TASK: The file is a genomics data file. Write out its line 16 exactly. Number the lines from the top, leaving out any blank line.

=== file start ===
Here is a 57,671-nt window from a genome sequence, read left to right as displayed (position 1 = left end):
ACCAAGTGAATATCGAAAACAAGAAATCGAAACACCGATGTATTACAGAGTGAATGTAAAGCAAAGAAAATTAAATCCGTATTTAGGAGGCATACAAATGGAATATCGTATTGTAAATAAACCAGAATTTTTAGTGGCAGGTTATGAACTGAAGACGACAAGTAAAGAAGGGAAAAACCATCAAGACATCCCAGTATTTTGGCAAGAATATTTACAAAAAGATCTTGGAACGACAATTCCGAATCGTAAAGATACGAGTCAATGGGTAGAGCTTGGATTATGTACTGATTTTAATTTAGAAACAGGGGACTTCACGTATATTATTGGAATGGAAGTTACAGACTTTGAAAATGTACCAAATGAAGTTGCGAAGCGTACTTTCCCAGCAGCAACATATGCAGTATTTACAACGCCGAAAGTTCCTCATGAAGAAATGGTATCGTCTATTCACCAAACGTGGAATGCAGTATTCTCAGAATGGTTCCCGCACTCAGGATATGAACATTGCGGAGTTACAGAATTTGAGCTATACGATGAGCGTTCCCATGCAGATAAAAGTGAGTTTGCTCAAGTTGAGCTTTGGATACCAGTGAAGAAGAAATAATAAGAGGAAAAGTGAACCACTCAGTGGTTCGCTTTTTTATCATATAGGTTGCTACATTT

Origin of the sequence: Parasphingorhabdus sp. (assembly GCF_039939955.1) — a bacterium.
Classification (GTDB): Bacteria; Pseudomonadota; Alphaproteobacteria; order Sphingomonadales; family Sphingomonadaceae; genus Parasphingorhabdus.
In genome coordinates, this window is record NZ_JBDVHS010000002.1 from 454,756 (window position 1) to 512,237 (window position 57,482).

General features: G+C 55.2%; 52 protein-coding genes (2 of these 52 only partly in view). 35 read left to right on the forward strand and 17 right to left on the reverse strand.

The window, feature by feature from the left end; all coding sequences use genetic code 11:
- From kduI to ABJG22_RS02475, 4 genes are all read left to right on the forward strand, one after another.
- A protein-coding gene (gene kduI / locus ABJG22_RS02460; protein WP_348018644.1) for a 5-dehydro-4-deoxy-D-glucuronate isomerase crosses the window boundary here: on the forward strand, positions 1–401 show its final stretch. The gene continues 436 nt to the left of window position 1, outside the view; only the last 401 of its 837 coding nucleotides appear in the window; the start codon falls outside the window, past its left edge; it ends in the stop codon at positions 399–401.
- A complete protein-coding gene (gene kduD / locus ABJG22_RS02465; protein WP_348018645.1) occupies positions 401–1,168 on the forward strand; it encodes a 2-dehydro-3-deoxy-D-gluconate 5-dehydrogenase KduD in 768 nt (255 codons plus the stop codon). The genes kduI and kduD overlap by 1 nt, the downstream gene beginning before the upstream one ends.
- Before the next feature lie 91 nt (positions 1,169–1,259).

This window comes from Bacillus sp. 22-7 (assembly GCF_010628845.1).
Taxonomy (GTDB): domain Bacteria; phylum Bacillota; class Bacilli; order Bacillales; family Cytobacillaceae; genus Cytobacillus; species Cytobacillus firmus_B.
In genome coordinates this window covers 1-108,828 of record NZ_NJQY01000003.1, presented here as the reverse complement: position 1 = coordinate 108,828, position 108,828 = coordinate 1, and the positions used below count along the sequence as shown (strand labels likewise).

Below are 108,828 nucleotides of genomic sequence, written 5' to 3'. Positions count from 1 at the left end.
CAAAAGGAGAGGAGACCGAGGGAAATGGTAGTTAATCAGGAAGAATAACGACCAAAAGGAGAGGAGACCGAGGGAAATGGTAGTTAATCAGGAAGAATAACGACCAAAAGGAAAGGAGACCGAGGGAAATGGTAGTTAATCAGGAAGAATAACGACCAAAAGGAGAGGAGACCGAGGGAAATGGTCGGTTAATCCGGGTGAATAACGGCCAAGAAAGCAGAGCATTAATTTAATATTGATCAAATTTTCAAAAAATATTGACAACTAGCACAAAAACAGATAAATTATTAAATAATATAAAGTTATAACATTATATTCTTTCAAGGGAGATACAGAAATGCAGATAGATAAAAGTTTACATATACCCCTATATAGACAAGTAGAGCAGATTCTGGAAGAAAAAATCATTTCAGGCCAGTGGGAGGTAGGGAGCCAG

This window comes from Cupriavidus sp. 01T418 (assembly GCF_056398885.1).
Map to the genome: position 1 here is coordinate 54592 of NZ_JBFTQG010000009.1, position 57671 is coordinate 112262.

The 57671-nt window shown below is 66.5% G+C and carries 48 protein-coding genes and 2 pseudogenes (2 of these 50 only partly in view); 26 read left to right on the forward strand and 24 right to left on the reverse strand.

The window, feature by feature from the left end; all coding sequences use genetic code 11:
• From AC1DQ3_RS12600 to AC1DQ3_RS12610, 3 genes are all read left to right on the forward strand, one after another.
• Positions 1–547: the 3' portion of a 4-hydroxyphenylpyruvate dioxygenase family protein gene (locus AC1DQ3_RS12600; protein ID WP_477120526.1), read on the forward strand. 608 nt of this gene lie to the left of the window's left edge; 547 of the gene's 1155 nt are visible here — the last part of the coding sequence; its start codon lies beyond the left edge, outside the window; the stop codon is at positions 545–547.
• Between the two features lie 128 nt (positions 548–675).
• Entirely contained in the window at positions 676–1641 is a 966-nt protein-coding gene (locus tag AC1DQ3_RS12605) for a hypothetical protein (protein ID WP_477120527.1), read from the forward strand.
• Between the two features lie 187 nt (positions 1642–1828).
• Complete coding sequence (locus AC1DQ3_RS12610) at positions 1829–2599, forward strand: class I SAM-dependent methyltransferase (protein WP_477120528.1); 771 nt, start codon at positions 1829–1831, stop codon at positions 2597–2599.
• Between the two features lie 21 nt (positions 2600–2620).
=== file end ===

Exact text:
CAAAAGGAGAGGAGACCGAGGGAAATGGTAGTTAATCAGGAAGAATAACGACCAAAAGGAGAGGAGACCGAGGGAAATGGTAGTTAATCAGGAAGAATAACGACCAAAAGGAAAGGAGACCGAGGGAAATGGTAGTTAATCAGGAAGAATAACGACCAAAAGGAGAGGAGACCGAGGGAAATGGTCGGTTAATCCGGGTGAATAACGGCCAAGAAAGCAGAGCATTAATTTAATATTGATCAAATTTTCAAAAAATATTGACAACTAGCACAAAAACAGATAAATTATTAAATAATATAAAGTTATAACATTATATTCTTTCAAGGGAGATACAGAAATGCAGATAGATAAAAGTTTACATATACCCCTATATAGACAAGTAGAGCAGATTCTGGAAGAAAAAATCATTTCAGGCCAGTGGGAGGTAGGGAGCCAG